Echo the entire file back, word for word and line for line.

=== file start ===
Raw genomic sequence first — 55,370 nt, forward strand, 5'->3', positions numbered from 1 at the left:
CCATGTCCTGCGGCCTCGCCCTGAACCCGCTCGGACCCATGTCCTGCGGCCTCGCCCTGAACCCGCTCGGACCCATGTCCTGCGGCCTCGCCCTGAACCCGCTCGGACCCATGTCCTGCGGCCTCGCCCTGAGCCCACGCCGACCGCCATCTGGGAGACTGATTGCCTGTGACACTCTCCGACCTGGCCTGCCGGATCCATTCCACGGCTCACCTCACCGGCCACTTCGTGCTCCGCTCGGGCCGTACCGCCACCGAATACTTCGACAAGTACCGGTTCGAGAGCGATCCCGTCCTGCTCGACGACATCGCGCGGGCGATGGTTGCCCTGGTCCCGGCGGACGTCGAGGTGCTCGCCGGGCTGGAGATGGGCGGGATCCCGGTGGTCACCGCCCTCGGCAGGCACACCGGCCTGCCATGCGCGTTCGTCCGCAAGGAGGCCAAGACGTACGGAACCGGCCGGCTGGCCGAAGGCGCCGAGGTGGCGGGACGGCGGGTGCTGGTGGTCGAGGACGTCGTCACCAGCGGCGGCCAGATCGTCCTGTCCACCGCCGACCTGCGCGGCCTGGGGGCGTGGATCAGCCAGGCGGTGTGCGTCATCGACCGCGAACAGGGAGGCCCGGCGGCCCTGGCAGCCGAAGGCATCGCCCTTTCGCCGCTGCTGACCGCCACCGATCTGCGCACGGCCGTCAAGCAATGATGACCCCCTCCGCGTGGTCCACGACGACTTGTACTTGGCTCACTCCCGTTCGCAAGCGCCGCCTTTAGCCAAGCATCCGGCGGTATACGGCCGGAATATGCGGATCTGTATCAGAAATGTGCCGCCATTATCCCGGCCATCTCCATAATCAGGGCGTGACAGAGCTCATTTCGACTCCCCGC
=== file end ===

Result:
Raw genomic sequence first — 55,370 nt, forward strand, 5'->3', positions numbered from 1 at the left:
CCATGTCCTGCGGCCTCGCCCTGAACCCGCTCGGACCCATGTCCTGCGGCCTCGCCCTGAACCCGCTCGGACCCATGTCCTGCGGCCTCGCCCTGAACCCGCTCGGACCCATGTCCTGCGGCCTCGCCCTGAGCCCACGCCGACCGCCATCTGGGAGACTGATTGCCTGTGACACTCTCCGACCTGGCCTGCCGGATCCATTCCACGGCTCACCTCACCGGCCACTTCGTGCTCCGCTCGGGCCGTACCGCCACCGAATACTTCGACAAGTACCGGTTCGAGAGCGATCCCGTCCTGCTCGACGACATCGCGCGGGCGATGGTTGCCCTGGTCCCGGCGGACGTCGAGGTGCTCGCCGGGCTGGAGATGGGCGGGATCCCGGTGGTCACCGCCCTCGGCAGGCACACCGGCCTGCCATGCGCGTTCGTCCGCAAGGAGGCCAAGACGTACGGAACCGGCCGGCTGGCCGAAGGCGCCGAGGTGGCGGGACGGCGGGTGCTGGTGGTCGAGGACGTCGTCACCAGCGGCGGCCAGATCGTCCTGTCCACCGCCGACCTGCGCGGCCTGGGGGCGTGGATCAGCCAGGCGGTGTGCGTCATCGACCGCGAACAGGGAGGCCCGGCGGCCCTGGCAGCCGAAGGCATCGCCCTTTCGCCGCTGCTGACCGCCACCGATCTGCGCACGGCCGTCAAGCAATGATGACCCCCTCCGCGTGGTCCACGACGACTTGTACTTGGCTCACTCCCGTTCGCAAGCGCCGCCTTTAGCCAAGCATCCGGCGGTATACGGCCGGAATATGCGGATCTGTATCAGAAATGTGCCGCCATTATCCCGGCCATCTCCATAATCAGGGCGTGACAGAGCTCATTTCGACTCCCCGC